While that captured downpour is seeping through the litter, it is purified. Excessive nutrients (for example, runoff from overfertilized lawns) and pollutants are captured by the litter, allowing clean water to filter down to the water table. Instead of flooded streams full of pollutants and eroded soil, clean water slowly seeps downward, replenishing streams downhill gradually, ensuring that flora and fauna relying on those aquatic environments are not disrupted.

More Oaks for More Magic

Tallamy’s message in this book is straightforward. He asks that we all plant oaks appropriate to our region now. It is true that oaks planted now will not mature in our lifetimes, but that is not a reason not to plant them. Gardeners know. We plant for our grandchildren. We plant to enrich habitats for native wildlife. We plant to heal our deeply wounded planet. We plant for the magic created by our vision and effort – not just oaks, of course, but yes, definitely oaks too.

Northern Red Oak Acorns

This fall – the ideal season for planting trees and shrubs in the Southeastern Piedmont – please do plant some oaks and other native trees and shrubs. But there is something else you can do that will help. Stop destroying the leaves your plants return to Mother Earth this season. Leave those leaves in place wherever possible. If you must move them, move them gently, to minimize damage to the tiny creatures using those leaves.

Leave Your Leaves

In my yard, wherever practical, I simply rake fallen leaves around their donor trees. In the few areas where I’m still maintaining a “lawn,” I gently rake the leaves around nearby trees. I’ve created a wonderful, increasingly spongy leaf litter bed in my front yard over the last two years by raking about half of the fallen leaves from a massive southern red oak around two ornamental trees. Their leaves also contribute to the litter, but it is definitely those slowly decomposing oak leaves that have created a magically moist, fertile bed into which I’m now adding native ferns and spring ephemeral wildflowers.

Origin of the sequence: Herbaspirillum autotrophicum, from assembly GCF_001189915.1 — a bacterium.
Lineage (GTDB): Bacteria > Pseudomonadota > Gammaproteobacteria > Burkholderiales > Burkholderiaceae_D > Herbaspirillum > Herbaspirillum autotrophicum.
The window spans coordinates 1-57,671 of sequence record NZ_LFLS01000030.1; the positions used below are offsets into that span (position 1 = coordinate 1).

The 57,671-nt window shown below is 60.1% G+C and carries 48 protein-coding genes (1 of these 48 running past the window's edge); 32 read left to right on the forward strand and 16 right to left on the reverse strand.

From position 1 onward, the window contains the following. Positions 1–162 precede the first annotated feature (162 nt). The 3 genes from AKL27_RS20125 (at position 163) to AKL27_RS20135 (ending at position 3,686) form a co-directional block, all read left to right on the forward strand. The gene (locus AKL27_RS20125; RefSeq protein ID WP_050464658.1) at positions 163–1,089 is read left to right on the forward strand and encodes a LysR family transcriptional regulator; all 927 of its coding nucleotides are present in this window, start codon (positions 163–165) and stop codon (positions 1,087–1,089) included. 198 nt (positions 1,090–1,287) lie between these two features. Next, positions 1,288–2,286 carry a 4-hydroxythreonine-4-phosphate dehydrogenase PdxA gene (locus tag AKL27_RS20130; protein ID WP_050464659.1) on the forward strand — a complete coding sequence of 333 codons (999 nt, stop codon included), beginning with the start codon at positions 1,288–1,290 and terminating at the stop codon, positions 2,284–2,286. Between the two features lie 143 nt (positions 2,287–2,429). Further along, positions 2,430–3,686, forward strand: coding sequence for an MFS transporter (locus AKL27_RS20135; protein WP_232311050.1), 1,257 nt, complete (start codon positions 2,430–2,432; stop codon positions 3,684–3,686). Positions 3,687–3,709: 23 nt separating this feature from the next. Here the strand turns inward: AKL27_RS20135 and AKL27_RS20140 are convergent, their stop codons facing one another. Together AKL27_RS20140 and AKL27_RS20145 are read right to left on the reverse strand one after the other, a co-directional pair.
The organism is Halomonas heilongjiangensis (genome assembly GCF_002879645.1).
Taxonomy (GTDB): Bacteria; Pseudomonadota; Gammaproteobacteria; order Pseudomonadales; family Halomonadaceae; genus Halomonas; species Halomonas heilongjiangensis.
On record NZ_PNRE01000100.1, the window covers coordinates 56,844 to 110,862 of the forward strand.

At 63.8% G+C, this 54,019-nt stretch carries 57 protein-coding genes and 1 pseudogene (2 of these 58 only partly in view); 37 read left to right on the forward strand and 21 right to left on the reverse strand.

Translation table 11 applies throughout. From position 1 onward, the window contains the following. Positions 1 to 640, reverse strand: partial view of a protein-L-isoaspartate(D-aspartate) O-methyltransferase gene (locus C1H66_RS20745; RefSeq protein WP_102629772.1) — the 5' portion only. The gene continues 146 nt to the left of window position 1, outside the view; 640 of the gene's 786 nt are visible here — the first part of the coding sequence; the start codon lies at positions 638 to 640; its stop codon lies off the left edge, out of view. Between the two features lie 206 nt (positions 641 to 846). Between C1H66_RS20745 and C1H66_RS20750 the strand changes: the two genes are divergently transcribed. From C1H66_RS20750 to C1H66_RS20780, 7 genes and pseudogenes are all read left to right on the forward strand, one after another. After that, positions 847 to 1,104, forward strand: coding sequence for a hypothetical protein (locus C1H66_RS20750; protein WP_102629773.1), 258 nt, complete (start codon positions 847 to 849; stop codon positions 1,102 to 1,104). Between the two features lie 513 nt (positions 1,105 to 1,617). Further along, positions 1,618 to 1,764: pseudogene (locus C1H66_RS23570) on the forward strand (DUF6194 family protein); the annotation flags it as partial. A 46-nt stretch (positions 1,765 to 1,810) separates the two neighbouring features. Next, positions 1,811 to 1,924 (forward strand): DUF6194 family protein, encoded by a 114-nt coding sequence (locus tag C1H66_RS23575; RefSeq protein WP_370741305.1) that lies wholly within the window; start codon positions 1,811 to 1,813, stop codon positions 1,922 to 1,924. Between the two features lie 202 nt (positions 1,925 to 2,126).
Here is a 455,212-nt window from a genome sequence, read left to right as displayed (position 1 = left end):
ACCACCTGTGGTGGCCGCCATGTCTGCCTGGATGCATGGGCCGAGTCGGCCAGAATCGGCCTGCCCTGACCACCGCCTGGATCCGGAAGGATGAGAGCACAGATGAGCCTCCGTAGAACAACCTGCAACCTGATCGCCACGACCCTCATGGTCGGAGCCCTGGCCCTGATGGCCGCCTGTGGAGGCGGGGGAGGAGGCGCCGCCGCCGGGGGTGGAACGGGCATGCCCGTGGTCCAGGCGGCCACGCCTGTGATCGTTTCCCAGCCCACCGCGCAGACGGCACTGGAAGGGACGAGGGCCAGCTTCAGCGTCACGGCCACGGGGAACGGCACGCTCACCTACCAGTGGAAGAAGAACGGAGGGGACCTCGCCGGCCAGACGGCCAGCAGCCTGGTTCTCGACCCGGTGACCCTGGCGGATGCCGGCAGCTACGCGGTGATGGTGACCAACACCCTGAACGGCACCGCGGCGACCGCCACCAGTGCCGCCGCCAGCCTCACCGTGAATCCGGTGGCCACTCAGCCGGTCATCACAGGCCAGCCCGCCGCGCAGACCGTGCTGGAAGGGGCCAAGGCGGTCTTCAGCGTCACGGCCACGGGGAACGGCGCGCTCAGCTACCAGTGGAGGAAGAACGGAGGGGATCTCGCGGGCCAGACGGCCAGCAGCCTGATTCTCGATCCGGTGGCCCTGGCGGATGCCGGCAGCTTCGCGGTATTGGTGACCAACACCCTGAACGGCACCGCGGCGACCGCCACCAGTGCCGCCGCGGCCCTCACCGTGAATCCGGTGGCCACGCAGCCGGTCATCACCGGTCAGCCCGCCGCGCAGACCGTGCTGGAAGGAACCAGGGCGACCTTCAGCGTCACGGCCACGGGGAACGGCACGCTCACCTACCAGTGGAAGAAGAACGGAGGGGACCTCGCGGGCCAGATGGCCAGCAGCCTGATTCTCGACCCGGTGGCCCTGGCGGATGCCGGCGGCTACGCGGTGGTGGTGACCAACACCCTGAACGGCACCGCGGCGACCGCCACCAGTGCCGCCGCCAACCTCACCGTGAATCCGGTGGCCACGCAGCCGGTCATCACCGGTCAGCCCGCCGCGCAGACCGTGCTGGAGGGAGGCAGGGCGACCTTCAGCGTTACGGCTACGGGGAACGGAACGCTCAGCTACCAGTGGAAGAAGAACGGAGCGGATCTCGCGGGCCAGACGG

Store-bought mulches cannot substitute for leaf litter mulch. They don’t contain the nutrients the millions of detritivores need to survive. It is past time for us to discard old landscaping practices that promote military neatness. Leaves are not the enemy. They are our salvation.

My local Audubon chapter (New Hope Audubon) is currently conducting a wonderful program in collaboration with Triangle Community Foundation and Keep Durham Beautiful, Inc. to promote preserving our leaf litter in place. It’s called Leave Your Leaves. The campaign provides brochures, posters, and yard signs promoting this program. You can read all about it here.

Even if your aren’t a Durham, NC resident, please consider visiting the Pledge To Leave Your Leaves link and signing the pledge. The grant that provided funding for this effort is tracking the number of folks who sign the pledge as a measure of the campaign’s success. If this campaign is successful, it will be easier to win future grants for additional environmental education programs.